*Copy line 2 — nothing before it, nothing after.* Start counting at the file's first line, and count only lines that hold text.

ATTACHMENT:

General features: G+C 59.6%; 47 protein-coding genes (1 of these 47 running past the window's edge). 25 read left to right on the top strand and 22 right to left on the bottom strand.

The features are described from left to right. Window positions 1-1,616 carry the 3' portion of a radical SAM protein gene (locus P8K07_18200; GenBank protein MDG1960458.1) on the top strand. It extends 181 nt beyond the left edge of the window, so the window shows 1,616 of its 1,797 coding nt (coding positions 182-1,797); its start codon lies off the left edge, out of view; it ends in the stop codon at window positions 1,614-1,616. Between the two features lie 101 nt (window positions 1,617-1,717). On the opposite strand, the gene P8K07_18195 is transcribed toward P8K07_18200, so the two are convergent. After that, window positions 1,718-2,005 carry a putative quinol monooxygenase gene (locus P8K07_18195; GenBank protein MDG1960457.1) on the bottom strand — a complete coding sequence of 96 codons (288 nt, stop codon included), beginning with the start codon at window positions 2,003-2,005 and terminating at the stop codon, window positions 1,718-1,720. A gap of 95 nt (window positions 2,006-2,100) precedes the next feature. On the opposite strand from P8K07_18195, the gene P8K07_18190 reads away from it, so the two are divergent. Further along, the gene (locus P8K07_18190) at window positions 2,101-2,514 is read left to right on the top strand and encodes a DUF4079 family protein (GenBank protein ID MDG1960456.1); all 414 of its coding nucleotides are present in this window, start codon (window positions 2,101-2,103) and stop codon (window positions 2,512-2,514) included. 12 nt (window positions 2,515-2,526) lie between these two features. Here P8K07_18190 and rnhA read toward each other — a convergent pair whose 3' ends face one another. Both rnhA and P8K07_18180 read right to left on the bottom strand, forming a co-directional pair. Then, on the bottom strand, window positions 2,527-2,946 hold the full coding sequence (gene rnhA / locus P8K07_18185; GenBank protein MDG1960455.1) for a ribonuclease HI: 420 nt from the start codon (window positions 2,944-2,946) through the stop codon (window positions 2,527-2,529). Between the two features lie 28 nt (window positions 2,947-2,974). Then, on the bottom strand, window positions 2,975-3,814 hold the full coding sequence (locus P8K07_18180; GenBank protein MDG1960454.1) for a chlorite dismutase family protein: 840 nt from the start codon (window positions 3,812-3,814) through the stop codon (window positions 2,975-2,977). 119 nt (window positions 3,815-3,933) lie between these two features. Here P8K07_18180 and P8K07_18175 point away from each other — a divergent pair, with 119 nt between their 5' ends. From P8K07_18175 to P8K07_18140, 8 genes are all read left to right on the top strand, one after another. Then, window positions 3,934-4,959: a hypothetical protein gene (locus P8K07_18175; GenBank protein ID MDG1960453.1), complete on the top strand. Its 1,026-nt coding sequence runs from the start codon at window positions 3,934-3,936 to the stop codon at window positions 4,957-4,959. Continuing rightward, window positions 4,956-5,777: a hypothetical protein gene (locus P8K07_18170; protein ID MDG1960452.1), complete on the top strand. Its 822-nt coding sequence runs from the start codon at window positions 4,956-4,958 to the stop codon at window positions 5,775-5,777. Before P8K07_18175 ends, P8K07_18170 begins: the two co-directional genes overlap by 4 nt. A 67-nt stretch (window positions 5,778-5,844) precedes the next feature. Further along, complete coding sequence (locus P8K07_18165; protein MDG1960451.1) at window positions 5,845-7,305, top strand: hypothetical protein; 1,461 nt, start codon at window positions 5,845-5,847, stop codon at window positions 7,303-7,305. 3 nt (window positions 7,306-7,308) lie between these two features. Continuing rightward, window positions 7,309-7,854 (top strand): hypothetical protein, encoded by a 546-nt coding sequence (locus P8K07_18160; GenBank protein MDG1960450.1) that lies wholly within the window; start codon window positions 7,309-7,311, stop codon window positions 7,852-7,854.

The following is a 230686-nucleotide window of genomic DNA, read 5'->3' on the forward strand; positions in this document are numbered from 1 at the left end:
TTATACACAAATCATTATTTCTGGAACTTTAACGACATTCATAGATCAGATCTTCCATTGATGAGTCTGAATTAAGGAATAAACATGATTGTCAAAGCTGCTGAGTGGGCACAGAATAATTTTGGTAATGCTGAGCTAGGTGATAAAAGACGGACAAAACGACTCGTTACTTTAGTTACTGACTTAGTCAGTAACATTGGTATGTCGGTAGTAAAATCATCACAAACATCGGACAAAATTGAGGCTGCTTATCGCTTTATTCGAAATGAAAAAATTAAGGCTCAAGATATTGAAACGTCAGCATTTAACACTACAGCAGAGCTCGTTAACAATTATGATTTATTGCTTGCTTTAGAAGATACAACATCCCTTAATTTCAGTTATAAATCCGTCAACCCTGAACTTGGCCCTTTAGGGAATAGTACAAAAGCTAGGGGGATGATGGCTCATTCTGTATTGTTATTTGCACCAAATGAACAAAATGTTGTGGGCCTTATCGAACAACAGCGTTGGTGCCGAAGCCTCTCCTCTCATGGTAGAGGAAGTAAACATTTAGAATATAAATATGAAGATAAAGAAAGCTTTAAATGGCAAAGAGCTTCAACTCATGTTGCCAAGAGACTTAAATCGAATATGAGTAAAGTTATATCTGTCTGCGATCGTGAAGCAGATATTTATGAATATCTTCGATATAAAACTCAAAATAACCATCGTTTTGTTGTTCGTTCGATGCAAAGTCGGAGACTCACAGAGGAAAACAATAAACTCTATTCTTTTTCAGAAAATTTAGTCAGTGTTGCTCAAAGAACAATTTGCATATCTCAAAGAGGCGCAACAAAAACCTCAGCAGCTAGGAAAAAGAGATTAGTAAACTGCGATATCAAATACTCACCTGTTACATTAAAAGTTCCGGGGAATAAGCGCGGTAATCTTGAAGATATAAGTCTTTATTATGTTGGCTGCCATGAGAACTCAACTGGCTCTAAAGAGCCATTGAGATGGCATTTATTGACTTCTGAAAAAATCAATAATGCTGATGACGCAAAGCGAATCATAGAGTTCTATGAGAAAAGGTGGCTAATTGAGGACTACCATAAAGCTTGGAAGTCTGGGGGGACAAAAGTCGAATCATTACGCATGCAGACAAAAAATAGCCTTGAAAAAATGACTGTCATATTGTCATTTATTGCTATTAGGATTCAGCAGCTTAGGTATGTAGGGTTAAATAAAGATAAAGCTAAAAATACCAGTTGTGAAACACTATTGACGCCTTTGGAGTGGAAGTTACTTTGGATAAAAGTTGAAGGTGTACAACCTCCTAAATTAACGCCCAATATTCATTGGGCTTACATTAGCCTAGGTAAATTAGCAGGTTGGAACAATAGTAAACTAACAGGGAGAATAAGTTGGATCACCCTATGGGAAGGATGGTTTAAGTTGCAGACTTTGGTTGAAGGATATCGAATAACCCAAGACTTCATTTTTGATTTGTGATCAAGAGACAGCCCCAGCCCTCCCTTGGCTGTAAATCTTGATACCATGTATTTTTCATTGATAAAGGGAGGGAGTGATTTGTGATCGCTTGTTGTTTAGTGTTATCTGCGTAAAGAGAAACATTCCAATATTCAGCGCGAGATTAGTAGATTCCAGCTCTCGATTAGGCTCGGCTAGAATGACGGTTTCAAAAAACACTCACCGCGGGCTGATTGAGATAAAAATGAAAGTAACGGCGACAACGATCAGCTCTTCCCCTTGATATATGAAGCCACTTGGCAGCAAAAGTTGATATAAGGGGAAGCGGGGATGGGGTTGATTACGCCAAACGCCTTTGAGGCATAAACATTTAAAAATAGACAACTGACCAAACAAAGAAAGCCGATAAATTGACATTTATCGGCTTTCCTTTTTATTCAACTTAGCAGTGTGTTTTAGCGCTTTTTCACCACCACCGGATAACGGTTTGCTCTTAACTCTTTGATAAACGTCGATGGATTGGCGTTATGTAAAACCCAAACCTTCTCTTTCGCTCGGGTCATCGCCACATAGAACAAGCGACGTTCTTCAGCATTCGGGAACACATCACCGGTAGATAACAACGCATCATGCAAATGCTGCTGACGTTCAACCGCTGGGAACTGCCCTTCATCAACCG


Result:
The features are described from left to right. Window positions 1-1,616 carry the 3' portion of a radical SAM protein gene (locus P8K07_18200; GenBank protein MDG1960458.1) on the top strand. It extends 181 nt beyond the left edge of the window, so the window shows 1,616 of its 1,797 coding nt (coding positions 182-1,797); its start codon lies off the left edge, out of view; it ends in the stop codon at window positions 1,614-1,616. Between the two features lie 101 nt (window positions 1,617-1,717). On the opposite strand, the gene P8K07_18195 is transcribed toward P8K07_18200, so the two are convergent. After that, window positions 1,718-2,005 carry a putative quinol monooxygenase gene (locus P8K07_18195; GenBank protein MDG1960457.1) on the bottom strand — a complete coding sequence of 96 codons (288 nt, stop codon included), beginning with the start codon at window positions 2,003-2,005 and terminating at the stop codon, window positions 1,718-1,720. A gap of 95 nt (window positions 2,006-2,100) precedes the next feature. On the opposite strand from P8K07_18195, the gene P8K07_18190 reads away from it, so the two are divergent. Further along, the gene (locus P8K07_18190) at window positions 2,101-2,514 is read left to right on the top strand and encodes a DUF4079 family protein (GenBank protein ID MDG1960456.1); all 414 of its coding nucleotides are present in this window, start codon (window positions 2,101-2,103) and stop codon (window positions 2,512-2,514) included. 12 nt (window positions 2,515-2,526) lie between these two features. Here P8K07_18190 and rnhA read toward each other — a convergent pair whose 3' ends face one another. Both rnhA and P8K07_18180 read right to left on the bottom strand, forming a co-directional pair. Then, on the bottom strand, window positions 2,527-2,946 hold the full coding sequence (gene rnhA / locus P8K07_18185; GenBank protein MDG1960455.1) for a ribonuclease HI: 420 nt from the start codon (window positions 2,944-2,946) through the stop codon (window positions 2,527-2,529). Between the two features lie 28 nt (window positions 2,947-2,974). Then, on the bottom strand, window positions 2,975-3,814 hold the full coding sequence (locus P8K07_18180; GenBank protein MDG1960454.1) for a chlorite dismutase family protein: 840 nt from the start codon (window positions 3,812-3,814) through the stop codon (window positions 2,975-2,977). 119 nt (window positions 3,815-3,933) lie between these two features. Here P8K07_18180 and P8K07_18175 point away from each other — a divergent pair, with 119 nt between their 5' ends. From P8K07_18175 to P8K07_18140, 8 genes are all read left to right on the top strand, one after another. Then, window positions 3,934-4,959: a hypothetical protein gene (locus P8K07_18175; GenBank protein ID MDG1960453.1), complete on the top strand. Its 1,026-nt coding sequence runs from the start codon at window positions 3,934-3,936 to the stop codon at window positions 4,957-4,959. Continuing rightward, window positions 4,956-5,777: a hypothetical protein gene (locus P8K07_18170; protein ID MDG1960452.1), complete on the top strand. Its 822-nt coding sequence runs from the start codon at window positions 4,956-4,958 to the stop codon at window positions 5,775-5,777. Before P8K07_18175 ends, P8K07_18170 begins: the two co-directional genes overlap by 4 nt. A 67-nt stretch (window positions 5,778-5,844) precedes the next feature. Further along, complete coding sequence (locus P8K07_18165; protein MDG1960451.1) at window positions 5,845-7,305, top strand: hypothetical protein; 1,461 nt, start codon at window positions 5,845-5,847, stop codon at window positions 7,303-7,305. 3 nt (window positions 7,306-7,308) lie between these two features. Continuing rightward, window positions 7,309-7,854 (top strand): hypothetical protein, encoded by a 546-nt coding sequence (locus P8K07_18160; GenBank protein MDG1960450.1) that lies wholly within the window; start codon window positions 7,309-7,311, stop codon window positions 7,852-7,854.